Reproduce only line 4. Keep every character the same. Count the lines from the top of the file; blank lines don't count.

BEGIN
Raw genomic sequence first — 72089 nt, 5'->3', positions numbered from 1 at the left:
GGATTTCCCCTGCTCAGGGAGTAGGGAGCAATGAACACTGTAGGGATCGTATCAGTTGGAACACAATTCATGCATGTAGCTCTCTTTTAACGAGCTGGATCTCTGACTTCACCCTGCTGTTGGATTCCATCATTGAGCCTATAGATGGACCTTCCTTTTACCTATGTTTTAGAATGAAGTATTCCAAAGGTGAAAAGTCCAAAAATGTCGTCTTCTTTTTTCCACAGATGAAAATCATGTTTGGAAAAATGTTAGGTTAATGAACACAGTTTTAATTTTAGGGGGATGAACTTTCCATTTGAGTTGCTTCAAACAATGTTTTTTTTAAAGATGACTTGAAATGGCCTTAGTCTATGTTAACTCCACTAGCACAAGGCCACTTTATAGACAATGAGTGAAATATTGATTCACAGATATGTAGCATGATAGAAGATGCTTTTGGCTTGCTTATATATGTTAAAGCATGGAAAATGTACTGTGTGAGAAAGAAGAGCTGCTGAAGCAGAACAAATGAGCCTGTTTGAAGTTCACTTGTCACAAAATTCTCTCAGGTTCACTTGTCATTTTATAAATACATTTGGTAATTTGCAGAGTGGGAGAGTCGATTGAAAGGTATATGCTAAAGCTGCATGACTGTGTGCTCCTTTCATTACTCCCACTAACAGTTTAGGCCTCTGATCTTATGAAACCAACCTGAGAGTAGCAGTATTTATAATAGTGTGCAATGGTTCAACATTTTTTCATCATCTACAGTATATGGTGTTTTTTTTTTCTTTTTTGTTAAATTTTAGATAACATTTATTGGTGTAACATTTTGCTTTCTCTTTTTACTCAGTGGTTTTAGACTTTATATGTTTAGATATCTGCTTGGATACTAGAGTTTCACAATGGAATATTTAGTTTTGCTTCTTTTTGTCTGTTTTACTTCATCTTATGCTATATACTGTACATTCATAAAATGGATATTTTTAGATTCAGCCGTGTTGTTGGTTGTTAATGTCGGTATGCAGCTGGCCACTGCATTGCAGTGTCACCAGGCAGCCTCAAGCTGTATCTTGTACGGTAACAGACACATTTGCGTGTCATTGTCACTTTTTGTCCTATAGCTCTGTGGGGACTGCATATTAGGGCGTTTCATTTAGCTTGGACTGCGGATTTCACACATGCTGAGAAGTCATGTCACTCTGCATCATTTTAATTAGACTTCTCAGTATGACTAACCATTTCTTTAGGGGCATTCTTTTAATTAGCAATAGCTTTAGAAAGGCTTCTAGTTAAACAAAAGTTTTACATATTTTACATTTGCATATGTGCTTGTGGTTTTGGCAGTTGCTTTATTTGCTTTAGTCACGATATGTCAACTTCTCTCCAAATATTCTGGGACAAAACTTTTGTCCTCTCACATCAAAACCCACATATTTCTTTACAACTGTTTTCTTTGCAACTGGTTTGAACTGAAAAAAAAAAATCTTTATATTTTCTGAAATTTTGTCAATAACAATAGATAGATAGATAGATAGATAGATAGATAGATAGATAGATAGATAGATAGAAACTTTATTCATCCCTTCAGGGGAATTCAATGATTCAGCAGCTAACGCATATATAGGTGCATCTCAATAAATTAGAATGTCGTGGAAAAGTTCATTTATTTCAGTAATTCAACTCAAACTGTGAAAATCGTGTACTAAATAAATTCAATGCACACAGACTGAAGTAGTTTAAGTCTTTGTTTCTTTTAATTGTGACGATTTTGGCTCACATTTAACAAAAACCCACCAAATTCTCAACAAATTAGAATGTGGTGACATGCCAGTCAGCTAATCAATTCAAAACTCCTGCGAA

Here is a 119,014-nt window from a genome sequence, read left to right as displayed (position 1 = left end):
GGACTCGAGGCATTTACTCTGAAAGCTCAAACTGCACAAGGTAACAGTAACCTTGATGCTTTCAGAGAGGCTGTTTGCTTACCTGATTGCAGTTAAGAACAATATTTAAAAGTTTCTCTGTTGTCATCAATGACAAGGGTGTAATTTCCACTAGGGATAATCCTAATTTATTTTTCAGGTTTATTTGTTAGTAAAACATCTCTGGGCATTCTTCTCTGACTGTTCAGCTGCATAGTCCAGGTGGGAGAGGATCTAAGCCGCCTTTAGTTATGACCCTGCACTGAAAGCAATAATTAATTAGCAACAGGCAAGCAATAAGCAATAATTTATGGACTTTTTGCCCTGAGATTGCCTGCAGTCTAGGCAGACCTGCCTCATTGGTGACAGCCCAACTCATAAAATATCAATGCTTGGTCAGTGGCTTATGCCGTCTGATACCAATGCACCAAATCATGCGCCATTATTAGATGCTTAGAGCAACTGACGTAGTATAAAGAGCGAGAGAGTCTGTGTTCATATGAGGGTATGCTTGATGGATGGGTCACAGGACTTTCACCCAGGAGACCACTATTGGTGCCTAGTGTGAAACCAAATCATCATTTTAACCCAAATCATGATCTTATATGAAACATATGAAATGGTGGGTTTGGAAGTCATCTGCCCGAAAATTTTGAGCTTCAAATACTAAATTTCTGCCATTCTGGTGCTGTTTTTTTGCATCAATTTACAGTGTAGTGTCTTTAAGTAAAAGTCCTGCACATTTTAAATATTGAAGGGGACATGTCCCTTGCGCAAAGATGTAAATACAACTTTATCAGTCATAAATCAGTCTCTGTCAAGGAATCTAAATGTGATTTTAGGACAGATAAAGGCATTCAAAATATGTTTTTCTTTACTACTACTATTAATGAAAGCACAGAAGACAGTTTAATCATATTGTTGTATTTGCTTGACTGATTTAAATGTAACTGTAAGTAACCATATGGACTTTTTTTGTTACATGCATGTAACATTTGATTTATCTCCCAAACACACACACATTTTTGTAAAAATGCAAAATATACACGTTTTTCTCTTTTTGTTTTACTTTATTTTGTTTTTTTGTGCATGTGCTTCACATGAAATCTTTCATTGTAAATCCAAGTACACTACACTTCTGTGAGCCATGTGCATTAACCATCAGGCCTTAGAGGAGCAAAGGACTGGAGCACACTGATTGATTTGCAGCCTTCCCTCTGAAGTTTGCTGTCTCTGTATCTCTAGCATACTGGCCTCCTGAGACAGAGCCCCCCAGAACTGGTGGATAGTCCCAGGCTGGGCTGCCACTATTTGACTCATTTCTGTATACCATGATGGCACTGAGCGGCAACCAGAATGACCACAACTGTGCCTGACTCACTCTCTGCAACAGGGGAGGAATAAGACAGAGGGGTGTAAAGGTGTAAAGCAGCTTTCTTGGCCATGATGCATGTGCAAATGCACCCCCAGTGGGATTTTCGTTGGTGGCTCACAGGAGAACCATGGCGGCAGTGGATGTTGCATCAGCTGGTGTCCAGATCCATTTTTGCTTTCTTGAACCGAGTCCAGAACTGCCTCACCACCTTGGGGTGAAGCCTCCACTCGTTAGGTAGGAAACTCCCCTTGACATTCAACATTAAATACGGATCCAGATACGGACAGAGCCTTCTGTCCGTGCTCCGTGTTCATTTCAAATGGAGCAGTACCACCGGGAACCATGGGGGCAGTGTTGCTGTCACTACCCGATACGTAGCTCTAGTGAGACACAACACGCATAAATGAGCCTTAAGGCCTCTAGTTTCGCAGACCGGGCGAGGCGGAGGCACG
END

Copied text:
GGACTCGAGGCATTTACTCTGAAAGCTCAAACTGCACAAGGTAACAGTAACCTTGATGCTTTCAGAGAGGCTGTTTGCTTACCTGATTGCAGTTAAGAACAATATTTAAAAGTTTCTCTGTTGTCATCAATGACAAGGGTGTAATTTCCACTAGGGATAATCCTAATTTATTTTTCAGGTTTATTTGTTAGTAAAACATCTCTGGGCATTCTTCTCTGACTGTTCAGCTGCATAGTCCAGGTGGGAGAGGATCTAAGCCGCCTTTAGTTATGACCCTGCACTGAAAGCAATAATTAATTAGCAACAGGCAAGCAATAAGCAATAATTTATGGACTTTTTGCCCTGAGATTGCCTGCAGTCTAGGCAGACCTGCCTCATTGGTGACAGCCCAACTCATAAAATATCAATGCTTGGTCAGTGGCTTATGCCGTCTGATACCAATGCACCAAATCATGCGCCATTATTAGATGCTTAGAGCAACTGACGTAGTATAAAGAGCGAGAGAGTCTGTGTTCATATGAGGGTATGCTTGATGGATGGGTCACAGGACTTTCACCCAGGAGACCACTATTGGTGCCTAGTGTGAAACCAAATCATCATTTTAACCCAAATCATGATCTTATATGAAACATATGAAATGGTGGGTTTGGAAGTCATCTGCCCGAAAATTTTGAGCTTCAAATACTAAATTTCTGCCATTCTGGTGCTGTTTTTTTGCATCAATTTACAGTGTAGTGTCTTTAAGTAAAAGTCCTGCACATTTTAAATATTGAAGGGGACATGTCCCTTGCGCAAAGATGTAAATACAACTTTATCAGTCATAAATCAGTCTCTGTCAAGGAATCTAAATGTGATTTTAGGACAGATAAAGGCATTCAAAATATGTTTTTCTTTACTACTACTATTAATGAAAGCACAGAAGACAGTTTAATCATATTGTTGTATTTGCTTGACTGATTTAAATGTAACTGTAAGTAACCATATGGACTTTTTTTGTTACATGCATGTAACATTTGATTTATCTCCCAAACACACACACATTTTTGTAAAAATGCAAAATATACACGTTTTTCTCTTTTTGTTTTACTTTATTTTGTTTTTTTGTGCATGTGCTTCACATGAAATCTTTCATTGTAAATCCAAGTACACTACACTTCTGTGAGCCATGTGCATTAACCATCAGGCCTTAGAGGAGCAAAGGACTGGAGCACACTGATTGATTTGCAGCCTTCCCTCTGAAGTTTGCTGTCTCTGTATCTCTAGCATACTGGCCTCCTGAGACAGAGCCCCCCAGAACTGGTGGATAGTCCCAGGCTGGGCTGCCACTATTTGACTCATTTCTGTATACCATGATGGCACTGAGCGGCAACCAGAATGACCACAACTGTGCCTGACTCACTCTCTGCAACAGGGGAGGAATAAGACAGAGGGGTGTAAAGGTGTAAAGCAGCTTTCTTGGCCATGATGCATGTGCAAATGCACCCCCAGTGGGATTTTCGTTGGTGGCTCACAGGAGAACCATGGCGGCAGTGGATGTTGCATCAGCTGGTGTCCAGATCCATTTTTGCTTTCTTGAACCGAGTCCAGAACTGCCTCACCACCTTGGGGTGAAGCCTCCACTCGTTAGGTAGGAAACTCCCCTTGACATTCAACATTAAATACGGATCCAGATACGGACAGAGCCTTCTGTCCGTGCTCCGTGTTCATTTCAAATGGAGCAGTACCACCGGGAACCATGGGGGCAGTGTTGCTGTCACTACCCGATACGTAGCTCTAGTGAGACACAACACGCATAAATGAGCCTTAAGGCCTCTAGTTTCGCAGACCGGGCGAGGCGGAGGCACG